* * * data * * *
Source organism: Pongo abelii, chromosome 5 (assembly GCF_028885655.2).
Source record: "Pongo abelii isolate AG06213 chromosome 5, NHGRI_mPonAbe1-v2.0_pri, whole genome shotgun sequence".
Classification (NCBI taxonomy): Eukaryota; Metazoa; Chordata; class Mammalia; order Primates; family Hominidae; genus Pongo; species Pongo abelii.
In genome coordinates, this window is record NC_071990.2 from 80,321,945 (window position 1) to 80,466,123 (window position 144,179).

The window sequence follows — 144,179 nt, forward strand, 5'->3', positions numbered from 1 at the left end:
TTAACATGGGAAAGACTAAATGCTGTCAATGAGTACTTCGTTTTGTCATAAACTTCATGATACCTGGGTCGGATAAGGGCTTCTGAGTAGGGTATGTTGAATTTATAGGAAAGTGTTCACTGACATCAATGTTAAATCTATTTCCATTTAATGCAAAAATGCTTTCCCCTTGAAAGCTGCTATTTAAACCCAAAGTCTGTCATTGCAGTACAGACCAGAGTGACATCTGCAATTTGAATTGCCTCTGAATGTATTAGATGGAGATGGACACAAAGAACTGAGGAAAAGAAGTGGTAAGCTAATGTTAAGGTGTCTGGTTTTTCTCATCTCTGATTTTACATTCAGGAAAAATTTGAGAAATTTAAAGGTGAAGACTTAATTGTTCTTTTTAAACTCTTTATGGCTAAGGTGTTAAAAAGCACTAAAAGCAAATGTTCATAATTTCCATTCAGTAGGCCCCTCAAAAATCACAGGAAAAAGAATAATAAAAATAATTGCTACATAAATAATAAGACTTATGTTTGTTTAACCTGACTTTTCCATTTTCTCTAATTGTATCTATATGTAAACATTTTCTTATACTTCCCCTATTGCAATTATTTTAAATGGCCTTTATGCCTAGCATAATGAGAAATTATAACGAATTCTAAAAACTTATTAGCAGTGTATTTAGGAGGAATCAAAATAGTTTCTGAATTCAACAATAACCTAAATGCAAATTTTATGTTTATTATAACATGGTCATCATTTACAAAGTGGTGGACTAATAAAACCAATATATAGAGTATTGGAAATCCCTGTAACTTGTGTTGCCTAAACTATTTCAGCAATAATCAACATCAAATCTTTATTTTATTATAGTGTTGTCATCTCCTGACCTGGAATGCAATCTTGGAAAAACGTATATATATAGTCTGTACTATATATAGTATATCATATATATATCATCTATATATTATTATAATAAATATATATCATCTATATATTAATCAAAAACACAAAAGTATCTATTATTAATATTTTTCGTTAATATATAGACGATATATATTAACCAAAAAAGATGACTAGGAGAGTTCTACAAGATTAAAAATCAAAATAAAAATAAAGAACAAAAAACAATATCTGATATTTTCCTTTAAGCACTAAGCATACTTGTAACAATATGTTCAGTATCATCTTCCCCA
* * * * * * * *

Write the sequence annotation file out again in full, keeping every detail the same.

Source organism: Pongo abelii, chromosome 5 (assembly GCF_028885655.2).
Source record: "Pongo abelii isolate AG06213 chromosome 5, NHGRI_mPonAbe1-v2.0_pri, whole genome shotgun sequence".
Classification (NCBI taxonomy): Eukaryota; Metazoa; Chordata; class Mammalia; order Primates; family Hominidae; genus Pongo; species Pongo abelii.
In genome coordinates, this window is record NC_071990.2 from 80,321,945 (window position 1) to 80,466,123 (window position 144,179).

The window sequence follows — 144,179 nt, forward strand, 5'->3', positions numbered from 1 at the left end:
TTAACATGGGAAAGACTAAATGCTGTCAATGAGTACTTCGTTTTGTCATAAACTTCATGATACCTGGGTCGGATAAGGGCTTCTGAGTAGGGTATGTTGAATTTATAGGAAAGTGTTCACTGACATCAATGTTAAATCTATTTCCATTTAATGCAAAAATGCTTTCCCCTTGAAAGCTGCTATTTAAACCCAAAGTCTGTCATTGCAGTACAGACCAGAGTGACATCTGCAATTTGAATTGCCTCTGAATGTATTAGATGGAGATGGACACAAAGAACTGAGGAAAAGAAGTGGTAAGCTAATGTTAAGGTGTCTGGTTTTTCTCATCTCTGATTTTACATTCAGGAAAAATTTGAGAAATTTAAAGGTGAAGACTTAATTGTTCTTTTTAAACTCTTTATGGCTAAGGTGTTAAAAAGCACTAAAAGCAAATGTTCATAATTTCCATTCAGTAGGCCCCTCAAAAATCACAGGAAAAAGAATAATAAAAATAATTGCTACATAAATAATAAGACTTATGTTTGTTTAACCTGACTTTTCCATTTTCTCTAATTGTATCTATATGTAAACATTTTCTTATACTTCCCCTATTGCAATTATTTTAAATGGCCTTTATGCCTAGCATAATGAGAAATTATAACGAATTCTAAAAACTTATTAGCAGTGTATTTAGGAGGAATCAAAATAGTTTCTGAATTCAACAATAACCTAAATGCAAATTTTATGTTTATTATAACATGGTCATCATTTACAAAGTGGTGGACTAATAAAACCAATATATAGAGTATTGGAAATCCCTGTAACTTGTGTTGCCTAAACTATTTCAGCAATAATCAACATCAAATCTTTATTTTATTATAGTGTTGTCATCTCCTGACCTGGAATGCAATCTTGGAAAAACGTATATATATAGTCTGTACTATATATAGTATATCATATATATATCATCTATATATTATTATAATAAATATATATCATCTATATATTAATCAAAAACACAAAAGTATCTATTATTAATATTTTTCGTTAATATATAGACGATATATATTAACCAAAAAAGATGACTAGGAGAGTTCTACAAGATTAAAAATCAAAATAAAAATAAAGAACAAAAAACAATATCTGATATTTTCCTTTAAGCACTAAGCATACTTGTAACAATATGTTCAGTATCATCTTCCCCA